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  • The Increasing Frequency of Intravenous Drug Abuse Associated Spinal Epidural Abscesses: A Case Series.

    Final Number:

    Anthony Michael DiGiorgio DO, MHA; Rachel Stein; Kevin Daniel Morrow MD; Jared Robichaux; Clifford Crutcher MD; Gabriel Claudiu Tender MD

    Study Design:

    Subject Category:

    Meeting: Section on Disorders of the Spine and Peripheral Nerves Spine Summit 2019

    Introduction: Intravenous drug abuse (IVDA) associated spinal epidural abscesses (SEA) are an unfortunate sequela of the opioid crises in the United States.

    Methods: This study is a retrospective chart review of patients presenting with IVDA associated SEA at our institution from 2013 – 2018, spanning the state-wide implementation of opioid prescribing restrictions.

    Results: 45 patients presented with IVDA associated SEA. 46.5% presented with a neurologic deficit. 31 patients underwent surgery, either for neurologic deficit, failure of medical therapy or both. 19 surgical patients underwent a fusion procedure along with decompression. The complication rate was 41.9% and the mortality rate was 6.7%. The average length of stay was 27.6 days. Patients operated on within 24 hours of onset of neurologic symptoms trended toward more improvement in AIS grade compared to those who did not (0.5 vs. -0.2, p = 0.068). 57.8% of patients had MRSA isolated as the causative pathogen. 23 patients (51.5%) kept their scheduled clinic follow up appointments. Of the fusion patients with adequate follow up, 5 showed bony arthrodesis and 3 had pseudoarthroses. The rate of IVDA associate SEA increased after opioid prescribing restrictions were put in place, from 0.54 cases per month to 1.15 cases per month (p = .017).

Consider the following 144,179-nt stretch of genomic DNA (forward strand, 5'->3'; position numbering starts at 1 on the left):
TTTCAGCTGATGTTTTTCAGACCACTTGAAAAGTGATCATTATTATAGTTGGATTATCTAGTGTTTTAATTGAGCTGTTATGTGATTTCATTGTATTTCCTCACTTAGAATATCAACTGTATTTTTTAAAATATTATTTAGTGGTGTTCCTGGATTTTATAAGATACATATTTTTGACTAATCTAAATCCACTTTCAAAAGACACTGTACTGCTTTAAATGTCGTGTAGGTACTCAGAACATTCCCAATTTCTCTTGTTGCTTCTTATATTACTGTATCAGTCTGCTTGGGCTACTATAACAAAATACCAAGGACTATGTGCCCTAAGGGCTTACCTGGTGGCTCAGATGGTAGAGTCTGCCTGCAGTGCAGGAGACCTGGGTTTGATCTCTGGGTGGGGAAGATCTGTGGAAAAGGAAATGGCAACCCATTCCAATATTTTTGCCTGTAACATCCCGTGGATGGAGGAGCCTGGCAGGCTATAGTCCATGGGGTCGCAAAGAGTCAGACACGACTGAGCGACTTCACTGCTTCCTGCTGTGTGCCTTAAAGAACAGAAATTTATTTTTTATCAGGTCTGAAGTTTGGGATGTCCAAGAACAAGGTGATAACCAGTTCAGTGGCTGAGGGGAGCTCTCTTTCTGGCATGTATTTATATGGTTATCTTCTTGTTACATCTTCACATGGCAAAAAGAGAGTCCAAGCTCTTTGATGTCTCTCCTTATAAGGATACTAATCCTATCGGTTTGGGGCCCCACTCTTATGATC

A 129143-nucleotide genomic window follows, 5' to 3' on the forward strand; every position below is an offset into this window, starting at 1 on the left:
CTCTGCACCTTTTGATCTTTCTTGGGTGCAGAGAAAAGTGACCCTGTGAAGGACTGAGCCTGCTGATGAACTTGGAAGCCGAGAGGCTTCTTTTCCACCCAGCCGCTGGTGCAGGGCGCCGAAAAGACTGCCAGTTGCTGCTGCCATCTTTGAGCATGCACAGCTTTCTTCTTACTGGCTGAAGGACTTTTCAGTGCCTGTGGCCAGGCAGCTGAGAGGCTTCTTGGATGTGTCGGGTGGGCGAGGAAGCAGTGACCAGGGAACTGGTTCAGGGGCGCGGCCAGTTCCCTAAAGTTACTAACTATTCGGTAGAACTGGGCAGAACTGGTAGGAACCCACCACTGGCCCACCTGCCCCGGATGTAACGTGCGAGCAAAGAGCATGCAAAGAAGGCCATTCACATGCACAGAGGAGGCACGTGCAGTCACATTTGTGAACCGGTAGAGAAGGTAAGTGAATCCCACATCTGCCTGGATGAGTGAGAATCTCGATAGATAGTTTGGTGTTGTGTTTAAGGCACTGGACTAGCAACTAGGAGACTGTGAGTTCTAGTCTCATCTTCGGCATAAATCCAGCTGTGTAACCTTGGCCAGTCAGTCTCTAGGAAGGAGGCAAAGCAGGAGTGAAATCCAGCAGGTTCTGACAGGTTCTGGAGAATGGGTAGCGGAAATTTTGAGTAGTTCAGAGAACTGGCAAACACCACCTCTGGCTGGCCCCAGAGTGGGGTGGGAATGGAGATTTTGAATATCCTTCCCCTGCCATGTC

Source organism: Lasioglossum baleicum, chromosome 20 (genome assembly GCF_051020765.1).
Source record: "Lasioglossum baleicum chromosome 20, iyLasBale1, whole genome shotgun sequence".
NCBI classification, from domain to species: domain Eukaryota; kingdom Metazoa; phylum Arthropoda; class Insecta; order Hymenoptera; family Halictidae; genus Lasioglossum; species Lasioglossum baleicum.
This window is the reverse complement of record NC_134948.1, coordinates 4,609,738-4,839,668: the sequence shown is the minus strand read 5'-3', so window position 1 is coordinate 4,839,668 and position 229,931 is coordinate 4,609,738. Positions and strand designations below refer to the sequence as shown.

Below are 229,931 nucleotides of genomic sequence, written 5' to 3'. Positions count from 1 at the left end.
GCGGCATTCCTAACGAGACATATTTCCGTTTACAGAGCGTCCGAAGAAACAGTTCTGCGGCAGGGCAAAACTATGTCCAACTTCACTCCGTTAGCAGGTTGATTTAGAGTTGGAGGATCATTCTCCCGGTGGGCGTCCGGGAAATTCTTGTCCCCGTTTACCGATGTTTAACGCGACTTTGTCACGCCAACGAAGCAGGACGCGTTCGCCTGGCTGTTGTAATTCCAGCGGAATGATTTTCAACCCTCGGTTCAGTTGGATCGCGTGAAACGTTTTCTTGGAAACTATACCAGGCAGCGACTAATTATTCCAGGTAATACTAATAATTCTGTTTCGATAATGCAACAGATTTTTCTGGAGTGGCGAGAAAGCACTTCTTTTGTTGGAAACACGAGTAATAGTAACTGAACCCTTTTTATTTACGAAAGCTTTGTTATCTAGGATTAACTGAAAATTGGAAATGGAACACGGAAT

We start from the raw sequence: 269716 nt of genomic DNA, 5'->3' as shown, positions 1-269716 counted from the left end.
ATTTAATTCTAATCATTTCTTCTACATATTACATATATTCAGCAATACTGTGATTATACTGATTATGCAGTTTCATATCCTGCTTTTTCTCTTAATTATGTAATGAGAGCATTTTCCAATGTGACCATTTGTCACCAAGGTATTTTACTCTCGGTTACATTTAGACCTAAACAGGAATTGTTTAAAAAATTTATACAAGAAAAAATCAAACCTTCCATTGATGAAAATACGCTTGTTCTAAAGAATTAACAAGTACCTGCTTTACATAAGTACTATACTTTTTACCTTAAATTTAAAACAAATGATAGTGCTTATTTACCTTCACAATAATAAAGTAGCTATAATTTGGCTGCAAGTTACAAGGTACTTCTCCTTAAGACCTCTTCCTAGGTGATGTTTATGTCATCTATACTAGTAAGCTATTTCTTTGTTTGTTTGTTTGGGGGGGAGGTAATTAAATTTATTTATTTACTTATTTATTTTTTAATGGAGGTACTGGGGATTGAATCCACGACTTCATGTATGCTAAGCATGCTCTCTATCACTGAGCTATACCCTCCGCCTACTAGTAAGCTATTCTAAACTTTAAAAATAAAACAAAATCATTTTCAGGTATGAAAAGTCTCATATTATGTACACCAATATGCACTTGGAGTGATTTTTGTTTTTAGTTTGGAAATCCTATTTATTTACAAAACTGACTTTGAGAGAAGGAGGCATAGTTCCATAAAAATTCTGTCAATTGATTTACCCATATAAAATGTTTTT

Conclusions: Patients with IVDA associated SEA are challenging to treat, with high complication rates and poor follow-up. This disease is increasing in frequency and opioid prescribing restrictions did not slow that rise. Community outreach to promote prevention, early medical attention and medication compliance would benefit this largely publicly funded patient population.

    Patient Care: We hope our case series will help guide physicians' decisions in treating patients presenting with IV drug associated spinal epidural abscesses.

    Learning Objectives: By the conclusion of this session, we hope that participants will identify issues that make patients presenting with IV drug associated spinal epidural abscesses especially challenging to treat. They will also consider policy initiatives to help slow the increasing rate of this devastating disease.


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